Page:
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We’ve come to expect a lot of our leaders…(they) should have the intellectual capacity to make sense of unfathomably complex issues, the imaginative powers to paint a vision of the future that generates everyone’s enthusiasm, the operational know-how to translate strategy into concrete plans, and the interpersonal skills to foster commitment to undertakings that could cost people’s jobs should they fail. Unfortunately, no single person can possibly live up to those standards. Ancona et al.

Complexity has meant micromanagement, together with command and control style of leadership is increasing difficult.  Mega trends associated with the information economy, global markets and the sheer size and scale of many organisations.

Further, the complexity of the value chains (system of upstream suppliers and downstream clients) that they participate in make an all-knowing leader a myth.

Listening to Andrew Green, Technical Director with Racing Point F1 Team, being interviewed on my favourite podcast: Beyond the Grid.  Andrew was speaking about the changes over the last 30 years in Formula 1 teams. Early in his career, it was possible for the technical director (circa 1990), to understand every part of the car and how it interacted with every other part of the car.  Since that time, it has become impossible due to the increasing complexity.  Needing to rely on so many experts, trust is essential that they can do their job.  A technical director now cannot have complete understanding when making decisions, it is too complex.  People used to work many areas of the car, now there is an expert person, who works on a specific component full time. This expert works as part of a group of their part of the car, say the rear suspension.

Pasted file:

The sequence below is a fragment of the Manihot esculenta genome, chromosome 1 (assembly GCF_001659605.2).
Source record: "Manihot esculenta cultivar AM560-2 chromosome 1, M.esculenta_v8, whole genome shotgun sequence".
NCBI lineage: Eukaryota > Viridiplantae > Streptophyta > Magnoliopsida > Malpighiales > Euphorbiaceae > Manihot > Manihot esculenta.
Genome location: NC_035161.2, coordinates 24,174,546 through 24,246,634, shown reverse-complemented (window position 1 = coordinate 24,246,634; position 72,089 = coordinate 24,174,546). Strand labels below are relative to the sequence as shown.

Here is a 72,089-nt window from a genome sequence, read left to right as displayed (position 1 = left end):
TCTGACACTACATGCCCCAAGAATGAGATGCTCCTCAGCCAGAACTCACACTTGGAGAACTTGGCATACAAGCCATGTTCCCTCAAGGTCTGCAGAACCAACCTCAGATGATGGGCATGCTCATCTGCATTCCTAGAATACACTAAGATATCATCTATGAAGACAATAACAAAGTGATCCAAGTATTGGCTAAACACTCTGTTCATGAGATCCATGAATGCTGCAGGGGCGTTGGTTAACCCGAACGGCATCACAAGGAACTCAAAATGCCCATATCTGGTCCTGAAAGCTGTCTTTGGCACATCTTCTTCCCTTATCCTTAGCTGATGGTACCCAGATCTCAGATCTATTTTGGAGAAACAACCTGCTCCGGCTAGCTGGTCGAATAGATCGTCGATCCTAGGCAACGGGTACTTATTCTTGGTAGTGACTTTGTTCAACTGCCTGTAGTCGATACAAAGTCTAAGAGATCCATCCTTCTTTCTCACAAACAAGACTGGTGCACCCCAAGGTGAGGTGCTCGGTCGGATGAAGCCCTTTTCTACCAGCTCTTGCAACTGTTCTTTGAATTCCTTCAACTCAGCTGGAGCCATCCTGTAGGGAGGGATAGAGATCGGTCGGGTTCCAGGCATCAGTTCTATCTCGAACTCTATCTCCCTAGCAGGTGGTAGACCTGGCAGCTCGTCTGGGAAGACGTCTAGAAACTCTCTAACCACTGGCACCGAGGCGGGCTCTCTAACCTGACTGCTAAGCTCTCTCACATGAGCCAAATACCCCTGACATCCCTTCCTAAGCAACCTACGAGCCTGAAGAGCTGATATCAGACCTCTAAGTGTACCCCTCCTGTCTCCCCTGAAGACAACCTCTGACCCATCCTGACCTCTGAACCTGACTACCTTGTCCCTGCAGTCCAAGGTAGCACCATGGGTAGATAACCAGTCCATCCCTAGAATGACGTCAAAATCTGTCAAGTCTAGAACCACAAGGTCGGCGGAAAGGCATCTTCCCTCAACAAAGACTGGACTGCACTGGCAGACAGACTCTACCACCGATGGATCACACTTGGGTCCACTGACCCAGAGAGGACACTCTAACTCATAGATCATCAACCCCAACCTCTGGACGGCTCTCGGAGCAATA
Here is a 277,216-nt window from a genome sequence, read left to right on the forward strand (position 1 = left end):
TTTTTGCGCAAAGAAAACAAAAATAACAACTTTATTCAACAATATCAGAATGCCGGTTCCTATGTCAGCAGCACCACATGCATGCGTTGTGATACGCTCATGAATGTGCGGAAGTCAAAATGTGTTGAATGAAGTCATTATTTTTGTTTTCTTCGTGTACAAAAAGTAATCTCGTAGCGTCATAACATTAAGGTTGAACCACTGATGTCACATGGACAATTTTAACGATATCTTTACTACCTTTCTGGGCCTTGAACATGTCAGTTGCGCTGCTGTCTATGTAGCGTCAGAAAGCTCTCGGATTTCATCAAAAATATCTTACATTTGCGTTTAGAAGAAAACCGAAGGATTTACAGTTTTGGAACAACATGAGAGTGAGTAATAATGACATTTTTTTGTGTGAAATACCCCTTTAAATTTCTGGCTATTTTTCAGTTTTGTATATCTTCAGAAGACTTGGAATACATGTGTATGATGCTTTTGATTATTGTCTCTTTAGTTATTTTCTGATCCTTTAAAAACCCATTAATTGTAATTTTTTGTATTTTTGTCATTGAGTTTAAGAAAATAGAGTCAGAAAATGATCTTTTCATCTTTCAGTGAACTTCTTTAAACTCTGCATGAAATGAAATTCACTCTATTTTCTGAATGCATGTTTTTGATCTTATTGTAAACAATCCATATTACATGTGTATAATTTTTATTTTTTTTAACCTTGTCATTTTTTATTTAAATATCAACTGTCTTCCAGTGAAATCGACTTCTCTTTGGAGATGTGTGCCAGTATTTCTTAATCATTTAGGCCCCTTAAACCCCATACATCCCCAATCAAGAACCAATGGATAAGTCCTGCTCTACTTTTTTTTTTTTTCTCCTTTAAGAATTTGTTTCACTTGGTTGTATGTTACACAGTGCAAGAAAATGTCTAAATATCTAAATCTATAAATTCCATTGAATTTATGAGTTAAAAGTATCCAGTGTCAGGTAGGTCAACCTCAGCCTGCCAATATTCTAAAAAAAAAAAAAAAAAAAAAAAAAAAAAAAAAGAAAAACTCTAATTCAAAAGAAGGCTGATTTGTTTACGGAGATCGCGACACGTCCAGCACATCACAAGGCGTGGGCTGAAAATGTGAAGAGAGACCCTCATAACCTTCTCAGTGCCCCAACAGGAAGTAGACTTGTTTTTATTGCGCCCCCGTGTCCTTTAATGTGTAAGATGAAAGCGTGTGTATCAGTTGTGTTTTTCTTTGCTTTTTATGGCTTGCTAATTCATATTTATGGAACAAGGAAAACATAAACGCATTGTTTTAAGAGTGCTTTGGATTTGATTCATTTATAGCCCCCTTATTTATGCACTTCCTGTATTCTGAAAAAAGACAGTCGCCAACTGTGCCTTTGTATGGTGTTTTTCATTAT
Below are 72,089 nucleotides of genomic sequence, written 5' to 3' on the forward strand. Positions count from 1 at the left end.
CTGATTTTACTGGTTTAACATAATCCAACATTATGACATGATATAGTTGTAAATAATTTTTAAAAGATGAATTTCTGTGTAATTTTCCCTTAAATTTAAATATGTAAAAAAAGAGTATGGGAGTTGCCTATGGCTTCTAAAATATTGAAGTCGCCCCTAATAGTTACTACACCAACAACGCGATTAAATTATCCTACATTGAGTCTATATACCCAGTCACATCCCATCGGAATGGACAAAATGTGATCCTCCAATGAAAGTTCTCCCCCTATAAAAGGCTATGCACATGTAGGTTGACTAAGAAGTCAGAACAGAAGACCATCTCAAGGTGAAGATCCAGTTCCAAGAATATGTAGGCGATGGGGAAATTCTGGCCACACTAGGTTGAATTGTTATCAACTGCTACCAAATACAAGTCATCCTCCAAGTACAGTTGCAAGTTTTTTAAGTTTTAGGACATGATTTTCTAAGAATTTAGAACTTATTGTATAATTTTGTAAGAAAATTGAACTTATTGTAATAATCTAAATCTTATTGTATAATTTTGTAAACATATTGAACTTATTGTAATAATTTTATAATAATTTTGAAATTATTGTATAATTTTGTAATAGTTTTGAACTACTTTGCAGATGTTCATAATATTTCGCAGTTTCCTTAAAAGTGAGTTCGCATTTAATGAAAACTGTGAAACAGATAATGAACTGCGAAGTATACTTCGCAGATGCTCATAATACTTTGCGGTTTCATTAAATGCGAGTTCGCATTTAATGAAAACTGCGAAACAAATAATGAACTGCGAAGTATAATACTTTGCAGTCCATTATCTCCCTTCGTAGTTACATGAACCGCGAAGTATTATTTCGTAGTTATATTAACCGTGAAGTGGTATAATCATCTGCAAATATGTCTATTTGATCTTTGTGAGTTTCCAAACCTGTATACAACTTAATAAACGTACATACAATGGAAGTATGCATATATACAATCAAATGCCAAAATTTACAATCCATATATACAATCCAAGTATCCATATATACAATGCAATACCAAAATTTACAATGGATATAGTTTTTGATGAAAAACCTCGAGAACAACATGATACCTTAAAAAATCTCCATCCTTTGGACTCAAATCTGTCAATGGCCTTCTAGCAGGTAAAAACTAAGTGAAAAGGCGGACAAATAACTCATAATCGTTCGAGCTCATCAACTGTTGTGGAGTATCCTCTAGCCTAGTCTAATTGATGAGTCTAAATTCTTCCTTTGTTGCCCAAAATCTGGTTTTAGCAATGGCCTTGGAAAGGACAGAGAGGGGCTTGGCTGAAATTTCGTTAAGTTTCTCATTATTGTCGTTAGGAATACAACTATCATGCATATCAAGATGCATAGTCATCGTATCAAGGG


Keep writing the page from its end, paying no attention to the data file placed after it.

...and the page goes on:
So, his work became more big picture, working with teams, like the rear suspension team.  Working with each of assembly team, empowering and trusting them to work it out as he reviewed the more ‘global’ picture of the cars performance. The technical director seeking to understand the data and performance of the car, typically of a new design each season, that undergoes constant development during the season to make it faster.

Andrew discussed the further complexity of the new rules for the car being deferred from the beginning of 2021 to 2022.  In addition, a mandated budget cap on teams, coming into force in a similar time frame.

Research at the MIT Leadership Center broke leadership down into four areas.   The first, sensemaking – seeking to understand how changes external to the organization impact it.  Then, being able to express what they see with members and stakeholders.   Secondly – relating, seeking broad ranging counsel of others, always asking the views and opinions of others.  Being able to reciprocate, with what has been garnered and test these views.  Thirdly, visioning – creating inspiring views of the future that captures the hearts and minds of clients and those in the organization to strive towards.  Finally. Inventing – making the vision a reality, crafting the implementation.  Assisting and making sure that those involved are able to come together and get it done.

Photo by Vlad Hilitanu on Unsplash.

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